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#GodWithUs campaign reaches 6.8m people

A NATIONAL initiative that featured videos of a High Wycombe church has been declared a huge success. Read more

Seasonal signposting in the greatest story ever told

Yvonne Morris, our diocesan children’s adviser, provides a way for families and children’s workers to have chilled out conversations about the Christmas story.

Use the wonderings and questions as a springboard to share together your stories, thoughts and experiences.

There are no right or wrong answers – this is an invitation to be and talk together. All these things are signposts pointing towards an event called Christmas.

Did you know that in God’s big story, written in the Bible, there are many signposts pointing towards Christmas? They don’t involve Christmas jumpers, writing cards or watching Christmas movies.

Around 700 years before Jesus was born, the prophet Isaiah wrote about his coming. Isaiah wasn’t the only prophet to know that Jesus would come. Jeremiah, Daniel and Micah are just some of the prophets who were so close to God they knew what he was saying.

A bit like a jigsaw puzzle, each prophet had a piece that in time would come together to make a picture, pointing to when God’s promises would come true.
Read together your favourite version of the Christmas story. You can find it in the Bible in Matthew Chapters 1 and 2, and Luke 1-2:40 or in your storybook Bible. The Christmas Journey by Susie Poole (published by Pupfish) and My Very First Nativity Play by Lois Rock (published by Lion) are both great for primary school children and pre-schoolers.
As you read the story, can you find ‘signposts’ that point towards Bethlehem? I wonder what signposts you found? I noticed that angels are like signposts to different people throughout the story.

Like the prophets, Angels point the way to Jesus across time (but not so many years as Isaiah!). An angel foretells the birth of John the Baptist and the angel Gabriel appears to Mary to prepare her to be Jesus’ mum. An angel appeared to Joseph in a dream (three times!) and many angels appeared to the shepherds to announce Jesus’ birth.

Did you notice what the angels often say to the person they are speaking to? I wonder if being told ‘Do not be afraid…’ helped them feel less frightened. What helps you when you feel scared?

Did you read the part of the story about the Magi? (they may have been called Wise Men in your version). They had a brilliant signpost showing them how to get to Bethlehem! Can you imagine following a star? I wonder what their journey was like. Do you think they talked and joked and got cross with each other on the way?

I just love the Christmas story. There are so many things to be curious about. Keep wondering about the prophets that point to Jesus across many many years. Keep wondering about the Angels that point to Jesus and show the way to Bethlehem. Keep noticing the things that point you to Jesus and the signposts showing you his way of loving and living.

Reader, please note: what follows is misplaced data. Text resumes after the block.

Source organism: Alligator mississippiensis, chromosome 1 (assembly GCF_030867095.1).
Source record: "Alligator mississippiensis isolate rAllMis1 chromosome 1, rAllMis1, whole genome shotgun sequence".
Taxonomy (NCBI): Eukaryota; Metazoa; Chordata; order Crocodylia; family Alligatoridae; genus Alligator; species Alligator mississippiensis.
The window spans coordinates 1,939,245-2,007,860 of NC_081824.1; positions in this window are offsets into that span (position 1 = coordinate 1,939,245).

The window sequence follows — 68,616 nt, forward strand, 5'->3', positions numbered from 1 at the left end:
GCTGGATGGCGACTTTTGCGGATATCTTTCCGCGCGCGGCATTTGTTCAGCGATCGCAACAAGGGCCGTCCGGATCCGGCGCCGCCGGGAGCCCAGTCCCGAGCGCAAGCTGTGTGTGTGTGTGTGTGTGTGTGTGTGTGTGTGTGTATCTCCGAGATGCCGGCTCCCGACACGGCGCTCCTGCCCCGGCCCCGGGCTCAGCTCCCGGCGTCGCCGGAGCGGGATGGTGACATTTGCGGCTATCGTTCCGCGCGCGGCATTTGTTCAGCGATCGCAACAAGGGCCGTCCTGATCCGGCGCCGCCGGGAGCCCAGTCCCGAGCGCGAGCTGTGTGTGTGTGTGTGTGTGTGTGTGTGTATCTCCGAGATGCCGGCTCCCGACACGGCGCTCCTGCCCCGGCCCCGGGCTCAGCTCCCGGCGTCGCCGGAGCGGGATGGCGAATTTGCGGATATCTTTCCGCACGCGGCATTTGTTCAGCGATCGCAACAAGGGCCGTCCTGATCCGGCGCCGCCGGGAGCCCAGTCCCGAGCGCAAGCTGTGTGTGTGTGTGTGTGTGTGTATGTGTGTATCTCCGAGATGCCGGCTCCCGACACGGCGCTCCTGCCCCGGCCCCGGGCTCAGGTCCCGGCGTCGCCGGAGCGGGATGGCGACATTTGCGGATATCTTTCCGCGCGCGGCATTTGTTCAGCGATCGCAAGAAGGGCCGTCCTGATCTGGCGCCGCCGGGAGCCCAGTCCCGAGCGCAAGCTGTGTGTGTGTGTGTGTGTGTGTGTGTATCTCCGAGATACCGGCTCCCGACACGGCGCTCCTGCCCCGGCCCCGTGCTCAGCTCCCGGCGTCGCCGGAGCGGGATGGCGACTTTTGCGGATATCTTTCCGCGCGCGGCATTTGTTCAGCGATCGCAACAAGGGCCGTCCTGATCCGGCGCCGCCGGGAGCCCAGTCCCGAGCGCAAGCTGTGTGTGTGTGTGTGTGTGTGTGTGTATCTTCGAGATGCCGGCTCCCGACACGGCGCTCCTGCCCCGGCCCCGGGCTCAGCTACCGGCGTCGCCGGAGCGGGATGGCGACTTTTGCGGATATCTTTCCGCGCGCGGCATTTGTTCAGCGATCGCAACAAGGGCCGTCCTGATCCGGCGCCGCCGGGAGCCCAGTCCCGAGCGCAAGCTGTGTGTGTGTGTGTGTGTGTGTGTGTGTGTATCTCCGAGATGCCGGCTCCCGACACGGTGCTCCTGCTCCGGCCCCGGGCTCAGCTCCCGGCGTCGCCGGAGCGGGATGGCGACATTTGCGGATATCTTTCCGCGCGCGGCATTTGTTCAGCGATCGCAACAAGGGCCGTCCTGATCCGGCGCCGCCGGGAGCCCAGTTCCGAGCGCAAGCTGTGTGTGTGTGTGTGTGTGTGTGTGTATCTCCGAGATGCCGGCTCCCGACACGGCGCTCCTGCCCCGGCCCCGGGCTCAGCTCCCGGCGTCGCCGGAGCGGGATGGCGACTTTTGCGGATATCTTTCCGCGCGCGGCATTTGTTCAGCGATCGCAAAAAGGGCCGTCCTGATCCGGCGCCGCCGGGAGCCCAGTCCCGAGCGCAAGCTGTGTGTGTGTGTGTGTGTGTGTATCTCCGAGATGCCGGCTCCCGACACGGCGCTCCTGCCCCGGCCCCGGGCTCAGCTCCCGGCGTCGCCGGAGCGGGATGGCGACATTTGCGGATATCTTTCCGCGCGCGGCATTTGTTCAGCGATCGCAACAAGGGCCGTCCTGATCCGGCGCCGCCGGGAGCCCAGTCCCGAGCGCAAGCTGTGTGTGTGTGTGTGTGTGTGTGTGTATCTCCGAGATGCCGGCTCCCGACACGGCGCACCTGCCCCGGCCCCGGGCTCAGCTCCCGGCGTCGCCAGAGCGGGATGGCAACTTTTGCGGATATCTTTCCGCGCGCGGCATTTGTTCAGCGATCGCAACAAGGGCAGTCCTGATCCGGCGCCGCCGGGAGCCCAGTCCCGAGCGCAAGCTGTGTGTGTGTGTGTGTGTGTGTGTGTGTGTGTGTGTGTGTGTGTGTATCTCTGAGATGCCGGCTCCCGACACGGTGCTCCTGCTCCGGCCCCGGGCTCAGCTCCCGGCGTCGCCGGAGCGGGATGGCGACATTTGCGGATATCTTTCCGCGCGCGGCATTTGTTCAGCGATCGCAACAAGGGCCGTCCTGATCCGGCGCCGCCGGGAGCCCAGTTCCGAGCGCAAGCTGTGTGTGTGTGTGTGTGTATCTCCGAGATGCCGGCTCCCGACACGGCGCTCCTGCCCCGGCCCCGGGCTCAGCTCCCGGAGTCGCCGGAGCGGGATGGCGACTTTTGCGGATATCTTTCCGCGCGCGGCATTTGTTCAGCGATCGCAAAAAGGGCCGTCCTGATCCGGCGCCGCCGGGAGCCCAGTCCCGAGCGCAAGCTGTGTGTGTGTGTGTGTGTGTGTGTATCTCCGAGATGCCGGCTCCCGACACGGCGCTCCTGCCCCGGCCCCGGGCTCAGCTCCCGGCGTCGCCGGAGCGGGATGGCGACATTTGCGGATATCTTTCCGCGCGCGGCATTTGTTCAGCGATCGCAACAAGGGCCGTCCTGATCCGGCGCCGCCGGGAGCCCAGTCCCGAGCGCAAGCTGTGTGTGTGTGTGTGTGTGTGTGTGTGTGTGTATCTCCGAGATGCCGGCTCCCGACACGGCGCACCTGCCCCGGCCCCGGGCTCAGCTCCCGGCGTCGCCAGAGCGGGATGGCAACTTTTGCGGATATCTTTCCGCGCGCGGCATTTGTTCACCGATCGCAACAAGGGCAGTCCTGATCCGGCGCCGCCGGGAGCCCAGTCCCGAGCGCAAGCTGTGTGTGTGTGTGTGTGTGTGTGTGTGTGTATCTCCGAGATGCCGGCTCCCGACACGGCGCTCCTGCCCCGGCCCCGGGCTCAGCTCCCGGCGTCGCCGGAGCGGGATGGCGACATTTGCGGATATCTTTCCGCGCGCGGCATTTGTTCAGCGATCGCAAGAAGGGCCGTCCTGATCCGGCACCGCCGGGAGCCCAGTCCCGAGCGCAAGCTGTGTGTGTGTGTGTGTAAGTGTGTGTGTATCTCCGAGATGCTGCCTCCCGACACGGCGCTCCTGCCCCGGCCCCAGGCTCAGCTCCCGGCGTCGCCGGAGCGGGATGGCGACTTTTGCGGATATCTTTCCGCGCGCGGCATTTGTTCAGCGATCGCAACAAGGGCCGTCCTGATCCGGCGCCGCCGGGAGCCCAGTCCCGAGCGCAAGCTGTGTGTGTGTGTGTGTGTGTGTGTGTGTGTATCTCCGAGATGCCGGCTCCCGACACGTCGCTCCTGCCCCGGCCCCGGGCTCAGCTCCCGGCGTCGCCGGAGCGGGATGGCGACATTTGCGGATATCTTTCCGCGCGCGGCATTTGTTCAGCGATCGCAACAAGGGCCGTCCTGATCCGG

Offer these things to God in prayers using your own words.

Wonderings and questions

I wonder how you know Christmas is coming?
Have you written in Christmas cards?
Have you been to a carol or Christingle service?
Have you watched a Christmas movie?
Have you worn a Christmas jumper?
Have you been opening an Advent calendar?
Have you been lighting an Advent candle?
How else do you know Christmas is coming?

A 16th Century Where’s Wally

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In Bruegel’s picture, heaven has come to earth. Bruegel instructs us to look for Christ in the ordinary bustle of waiting and queuing;

Loneliness Sunday

lonely“LONELINESS is painful” says Andrew Shoesmith the Chairman of the Archway Foundation speaking recently as the organisation launched its pack on loneliness for local churches.

The Archway Foundation has spent the last 30 years raising awareness of the serious damage that loneliness can do. And at last the world seems to be listening. “In the past year there have been lots of stories in the press pointing out that loneliness affects both physical and mental health” said Andrew.

Meanwhile medical research is underlining how badly this hidden disease can affect people’s long-term wellbeing.

Archway is christening the first Sunday after Christmas “Loneliness Sunday” as a way of shining light on the issue.

Andrew Shoesmith continued to say: “We hope that this idea will catch on among the churches and that it will become a regular feature of this time of year. After all, it shouldn’t really be a shock to see Christians loving their neighbours! If the church can’t be looking out for those who may be spending the festive season alone, who else is going to do it?”

Details can be found on the Archway website or from the Archway office on 01865 790552.

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